Mary Etheldred Pulling

From Wikipedia, the free encyclopedia
Jump to navigation Jump to search

Mary Etheldred Pulling (1871–1951) was a New Zealand headmistress, writer and anchoress. She was born in Belchamp St Paul, Essex, England in 1871.[1]

At the invitation of the Anglican bishop of Auckland, Moore Richard Neligan, she came to New Zealand in 1904 to establish a church school for girls.

By the time of her retirement in 1926 Mary Pulling had firmly established Diocesan High School for Girls on a firm footing with a growing roll, sound finances, and a high academic reputation.

From 1930 she lived a reclusive life as Anchoress Mary Etheldred in the Waikato town of Cambridge, devoting her time to intercessional prayer and spiritual counselling for those who requested it.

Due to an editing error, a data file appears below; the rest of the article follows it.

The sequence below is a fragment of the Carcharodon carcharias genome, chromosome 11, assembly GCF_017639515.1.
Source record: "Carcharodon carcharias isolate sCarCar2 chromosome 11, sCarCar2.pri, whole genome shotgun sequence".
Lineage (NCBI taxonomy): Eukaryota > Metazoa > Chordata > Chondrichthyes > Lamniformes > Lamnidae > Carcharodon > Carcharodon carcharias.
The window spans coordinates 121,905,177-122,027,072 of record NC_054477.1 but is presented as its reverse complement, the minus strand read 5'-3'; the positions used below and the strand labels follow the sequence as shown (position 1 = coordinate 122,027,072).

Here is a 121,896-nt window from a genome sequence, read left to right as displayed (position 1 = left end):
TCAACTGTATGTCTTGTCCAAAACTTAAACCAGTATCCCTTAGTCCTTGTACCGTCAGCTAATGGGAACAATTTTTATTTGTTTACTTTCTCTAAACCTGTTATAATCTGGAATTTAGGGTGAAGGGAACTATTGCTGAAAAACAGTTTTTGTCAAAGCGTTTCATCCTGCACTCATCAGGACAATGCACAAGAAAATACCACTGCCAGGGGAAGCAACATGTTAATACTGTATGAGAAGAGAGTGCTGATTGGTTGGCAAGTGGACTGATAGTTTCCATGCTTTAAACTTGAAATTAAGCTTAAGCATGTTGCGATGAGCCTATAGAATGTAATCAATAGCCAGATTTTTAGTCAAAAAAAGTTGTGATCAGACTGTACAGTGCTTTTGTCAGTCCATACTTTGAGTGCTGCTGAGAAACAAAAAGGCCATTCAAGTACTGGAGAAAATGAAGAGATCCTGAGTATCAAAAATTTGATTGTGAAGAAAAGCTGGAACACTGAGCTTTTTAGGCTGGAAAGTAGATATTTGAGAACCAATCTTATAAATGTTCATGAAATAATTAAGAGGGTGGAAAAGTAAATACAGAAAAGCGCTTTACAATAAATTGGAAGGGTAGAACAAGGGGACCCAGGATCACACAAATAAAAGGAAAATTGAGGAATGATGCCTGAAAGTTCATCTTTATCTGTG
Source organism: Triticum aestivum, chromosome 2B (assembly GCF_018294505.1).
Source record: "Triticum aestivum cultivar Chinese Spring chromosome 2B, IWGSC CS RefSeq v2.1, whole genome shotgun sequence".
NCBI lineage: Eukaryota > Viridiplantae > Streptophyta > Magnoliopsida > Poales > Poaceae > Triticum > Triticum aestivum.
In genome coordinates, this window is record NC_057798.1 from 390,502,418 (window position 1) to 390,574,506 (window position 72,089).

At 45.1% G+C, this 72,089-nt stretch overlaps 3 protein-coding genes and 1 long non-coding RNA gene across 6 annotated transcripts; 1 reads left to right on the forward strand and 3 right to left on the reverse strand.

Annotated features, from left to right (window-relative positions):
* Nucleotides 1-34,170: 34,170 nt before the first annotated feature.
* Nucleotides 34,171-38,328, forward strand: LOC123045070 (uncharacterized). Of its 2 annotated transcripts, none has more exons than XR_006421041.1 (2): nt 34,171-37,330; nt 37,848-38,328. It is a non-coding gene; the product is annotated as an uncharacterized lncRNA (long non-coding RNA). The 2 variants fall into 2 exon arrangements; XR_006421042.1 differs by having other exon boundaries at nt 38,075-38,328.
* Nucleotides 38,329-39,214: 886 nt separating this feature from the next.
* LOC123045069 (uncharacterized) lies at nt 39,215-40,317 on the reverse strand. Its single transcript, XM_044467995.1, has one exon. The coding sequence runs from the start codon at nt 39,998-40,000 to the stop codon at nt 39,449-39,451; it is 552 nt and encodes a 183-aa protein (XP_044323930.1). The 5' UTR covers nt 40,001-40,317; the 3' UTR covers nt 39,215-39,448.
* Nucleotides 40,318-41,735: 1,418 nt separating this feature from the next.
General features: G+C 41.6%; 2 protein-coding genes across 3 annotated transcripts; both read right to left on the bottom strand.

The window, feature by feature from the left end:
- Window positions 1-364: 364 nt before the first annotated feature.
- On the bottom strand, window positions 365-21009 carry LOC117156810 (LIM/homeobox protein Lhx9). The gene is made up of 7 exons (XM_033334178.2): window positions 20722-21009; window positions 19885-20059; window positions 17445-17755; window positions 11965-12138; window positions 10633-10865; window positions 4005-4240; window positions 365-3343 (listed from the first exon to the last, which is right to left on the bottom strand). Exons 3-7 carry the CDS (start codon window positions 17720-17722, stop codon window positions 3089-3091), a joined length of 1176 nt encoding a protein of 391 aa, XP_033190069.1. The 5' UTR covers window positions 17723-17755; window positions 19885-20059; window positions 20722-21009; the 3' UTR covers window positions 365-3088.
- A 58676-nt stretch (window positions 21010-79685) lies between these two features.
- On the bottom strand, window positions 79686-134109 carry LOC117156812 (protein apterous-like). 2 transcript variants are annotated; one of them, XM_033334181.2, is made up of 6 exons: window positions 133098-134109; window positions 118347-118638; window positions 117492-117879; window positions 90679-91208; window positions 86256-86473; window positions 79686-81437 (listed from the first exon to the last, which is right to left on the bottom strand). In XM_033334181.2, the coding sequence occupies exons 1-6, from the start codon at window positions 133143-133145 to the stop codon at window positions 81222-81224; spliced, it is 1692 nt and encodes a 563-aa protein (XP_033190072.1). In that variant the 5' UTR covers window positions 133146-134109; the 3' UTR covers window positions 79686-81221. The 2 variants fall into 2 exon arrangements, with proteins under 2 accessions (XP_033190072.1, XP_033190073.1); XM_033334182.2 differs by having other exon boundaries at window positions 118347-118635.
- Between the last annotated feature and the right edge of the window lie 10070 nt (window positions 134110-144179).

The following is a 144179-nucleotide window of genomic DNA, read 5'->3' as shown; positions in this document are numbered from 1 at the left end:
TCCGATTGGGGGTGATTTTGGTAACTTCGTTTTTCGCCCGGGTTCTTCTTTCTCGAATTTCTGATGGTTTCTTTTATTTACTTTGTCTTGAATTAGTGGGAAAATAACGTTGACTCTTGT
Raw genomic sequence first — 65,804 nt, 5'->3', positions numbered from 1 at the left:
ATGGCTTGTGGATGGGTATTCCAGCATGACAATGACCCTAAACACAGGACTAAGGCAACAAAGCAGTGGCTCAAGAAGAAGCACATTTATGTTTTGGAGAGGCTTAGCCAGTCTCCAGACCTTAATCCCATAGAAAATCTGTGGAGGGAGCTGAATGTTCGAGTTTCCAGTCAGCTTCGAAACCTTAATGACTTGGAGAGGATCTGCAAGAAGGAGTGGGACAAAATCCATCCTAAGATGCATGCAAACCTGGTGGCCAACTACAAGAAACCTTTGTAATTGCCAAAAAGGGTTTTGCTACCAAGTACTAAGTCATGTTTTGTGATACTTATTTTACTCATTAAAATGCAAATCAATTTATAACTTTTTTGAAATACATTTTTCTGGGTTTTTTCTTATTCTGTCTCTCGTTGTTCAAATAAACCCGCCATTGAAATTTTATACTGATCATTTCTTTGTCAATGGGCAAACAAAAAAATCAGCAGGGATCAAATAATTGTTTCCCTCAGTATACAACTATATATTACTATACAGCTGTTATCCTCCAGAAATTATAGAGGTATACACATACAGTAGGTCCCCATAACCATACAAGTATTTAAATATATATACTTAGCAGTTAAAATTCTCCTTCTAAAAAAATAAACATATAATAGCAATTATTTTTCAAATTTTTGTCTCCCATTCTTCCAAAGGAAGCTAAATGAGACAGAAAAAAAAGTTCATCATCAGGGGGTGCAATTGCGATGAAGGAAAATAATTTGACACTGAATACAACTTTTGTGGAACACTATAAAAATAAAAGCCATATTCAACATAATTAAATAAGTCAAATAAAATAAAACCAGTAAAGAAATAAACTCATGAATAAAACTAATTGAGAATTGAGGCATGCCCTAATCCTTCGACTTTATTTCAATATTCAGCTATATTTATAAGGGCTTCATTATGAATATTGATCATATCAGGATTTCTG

Towards the end of her life she suffered from cerebral arteriosclerosis, and died at Tokanui Hospital, Te Awamutu, on 24 March 1951.

She never married and apparently had no close relatives in New Zealand.

She designed a Gothic styled entrance arch for the Anglican portion of the Symonds Street Cemetery in Auckland.

This may have been the first work of architecture by a woman in New Zealand - it was constructed in 1910 and demolished in 1968 when the cemetery was altered during the construction of the motorway system - no other architectural work by her is known at present.

References[edit]

  1. ^ Hercock, Fay. "Mary Etheldred Pulling". Dictionary of New Zealand Biography. Ministry for Culture and Heritage. Retrieved 23 April 2017.